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Aziza Naz and Nadeem Ahmed Sheikh
The purpose of this study is to investigate whether capital structure affects accruals and real earnings management (AEM and REM) of nonfinancial firms listed on Pakistan…
The purpose of this study is to investigate whether capital structure affects accruals and real earnings management (AEM and REM) of nonfinancial firms listed on Pakistan Stock Exchange (PSX). Moreover, to investigate whether institutional development (ID) moderates the relation between capital structure and earnings management (EM).
Data were taken from annual reports of nonfinancial firms listed on the PSX during 2012–2019. Data of 150 firms for a period of eight years were found completed with respect to the variables used in this study. The generalized moments of methods estimator is used to estimate the effects of explanatory variables on earning management. Furthermore, fixed and random effects methods were used to estimate the impact of capital structure on AEM and REM.
Results show that all three measures of capital structure (i.e. total debt ratio, long-term debt ratio and short-term debt ratios) are inversely related to AEM. In contrast, all measures of capital structure are positively related to abnormal cash flow from operations. Total debt ratio and long-term debt ratio are negatively while short-term debt ratio is positively related to abnormal discretionary expenses. Total debt ratio and short-term debt ratio are significant and negatively related to abnormal production cost. Additionally, interaction terms of ID (i.e. rule of law and regulatory quality) significantly moderate the controlling role of debt on discretionary accruals. In sum, results show that the use of debt induces lender's monitoring. Consequently, managers move toward REM because of lower probability of being exposed.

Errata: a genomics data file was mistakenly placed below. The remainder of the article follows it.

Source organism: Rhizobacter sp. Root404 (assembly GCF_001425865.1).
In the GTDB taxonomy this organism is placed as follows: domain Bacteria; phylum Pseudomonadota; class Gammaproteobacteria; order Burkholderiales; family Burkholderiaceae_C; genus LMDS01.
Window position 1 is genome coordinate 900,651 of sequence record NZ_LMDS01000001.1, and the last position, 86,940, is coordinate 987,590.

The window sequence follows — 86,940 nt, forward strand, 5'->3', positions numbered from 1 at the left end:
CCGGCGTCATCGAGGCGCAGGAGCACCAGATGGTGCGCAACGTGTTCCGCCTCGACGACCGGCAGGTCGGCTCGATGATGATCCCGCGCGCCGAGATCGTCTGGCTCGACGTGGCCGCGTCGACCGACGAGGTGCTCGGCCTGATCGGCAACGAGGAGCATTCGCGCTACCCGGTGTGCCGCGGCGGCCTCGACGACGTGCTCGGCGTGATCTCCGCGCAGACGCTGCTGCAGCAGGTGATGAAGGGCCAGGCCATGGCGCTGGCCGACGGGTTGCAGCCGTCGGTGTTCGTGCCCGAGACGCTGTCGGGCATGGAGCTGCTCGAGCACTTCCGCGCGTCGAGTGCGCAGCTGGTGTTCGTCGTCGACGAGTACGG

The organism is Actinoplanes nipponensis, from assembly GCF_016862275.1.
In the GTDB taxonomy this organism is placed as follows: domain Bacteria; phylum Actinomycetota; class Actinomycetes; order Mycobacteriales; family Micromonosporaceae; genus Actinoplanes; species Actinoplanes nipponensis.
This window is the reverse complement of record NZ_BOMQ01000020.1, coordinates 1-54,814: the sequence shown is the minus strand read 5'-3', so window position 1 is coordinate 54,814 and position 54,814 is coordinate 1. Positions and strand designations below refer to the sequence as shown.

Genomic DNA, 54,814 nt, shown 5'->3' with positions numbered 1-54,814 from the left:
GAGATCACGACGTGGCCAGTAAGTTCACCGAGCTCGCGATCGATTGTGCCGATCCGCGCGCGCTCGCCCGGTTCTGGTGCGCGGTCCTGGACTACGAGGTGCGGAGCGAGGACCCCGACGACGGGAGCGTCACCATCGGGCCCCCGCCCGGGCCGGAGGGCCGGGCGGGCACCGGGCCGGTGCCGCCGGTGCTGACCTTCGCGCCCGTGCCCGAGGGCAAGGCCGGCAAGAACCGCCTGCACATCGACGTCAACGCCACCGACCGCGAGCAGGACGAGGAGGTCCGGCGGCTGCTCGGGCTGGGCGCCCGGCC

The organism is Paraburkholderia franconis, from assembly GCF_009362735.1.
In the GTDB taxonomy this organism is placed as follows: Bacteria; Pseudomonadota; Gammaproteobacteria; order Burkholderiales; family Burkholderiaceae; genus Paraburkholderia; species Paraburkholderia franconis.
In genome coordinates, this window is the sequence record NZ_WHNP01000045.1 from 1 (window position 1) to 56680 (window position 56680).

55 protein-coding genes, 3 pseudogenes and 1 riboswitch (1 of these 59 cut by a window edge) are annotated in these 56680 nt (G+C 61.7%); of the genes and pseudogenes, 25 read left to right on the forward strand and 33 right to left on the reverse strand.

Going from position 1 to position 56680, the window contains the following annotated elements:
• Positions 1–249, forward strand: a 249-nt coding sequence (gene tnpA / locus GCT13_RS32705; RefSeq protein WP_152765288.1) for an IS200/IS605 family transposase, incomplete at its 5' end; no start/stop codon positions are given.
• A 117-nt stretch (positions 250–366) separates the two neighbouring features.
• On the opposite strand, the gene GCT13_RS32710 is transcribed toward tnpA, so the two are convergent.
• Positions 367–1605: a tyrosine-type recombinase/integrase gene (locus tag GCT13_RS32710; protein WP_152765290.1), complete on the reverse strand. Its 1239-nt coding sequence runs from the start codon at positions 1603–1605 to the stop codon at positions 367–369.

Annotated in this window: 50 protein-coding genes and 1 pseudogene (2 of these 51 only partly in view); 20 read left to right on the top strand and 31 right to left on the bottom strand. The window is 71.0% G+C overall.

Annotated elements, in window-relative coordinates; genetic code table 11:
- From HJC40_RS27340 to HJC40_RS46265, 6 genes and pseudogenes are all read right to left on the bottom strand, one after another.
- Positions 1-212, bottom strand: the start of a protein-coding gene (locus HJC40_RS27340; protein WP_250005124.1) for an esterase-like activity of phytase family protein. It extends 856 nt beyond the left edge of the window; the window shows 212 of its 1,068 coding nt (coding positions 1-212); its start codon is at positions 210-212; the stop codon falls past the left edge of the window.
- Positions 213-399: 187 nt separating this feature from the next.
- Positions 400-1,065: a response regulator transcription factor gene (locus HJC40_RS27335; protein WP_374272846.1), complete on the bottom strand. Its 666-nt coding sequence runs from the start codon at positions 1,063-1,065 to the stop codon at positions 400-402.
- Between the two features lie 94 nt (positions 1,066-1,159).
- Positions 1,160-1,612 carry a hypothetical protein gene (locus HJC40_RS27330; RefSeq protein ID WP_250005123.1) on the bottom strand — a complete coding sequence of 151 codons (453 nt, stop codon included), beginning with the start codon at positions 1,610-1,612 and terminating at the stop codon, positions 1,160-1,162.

Findings of this study have significant implications for managers and regulatory authorities. For instance, the use of debt increases the lender’s influence which restricts the managers to be involved in EM practices. Moreover, regulatory authorities are required to address the loopholes in regulations to refrain the managers to be engaged in EM.
To the best of the authors’ knowledge, this is the first study in Pakistan that has explored the impact of capital structure on AEM and REM. More importantly, a careful review of the literature affirms that this study is among the few studies that have used ID as a moderating variable to explain the relation between capital structure and EM.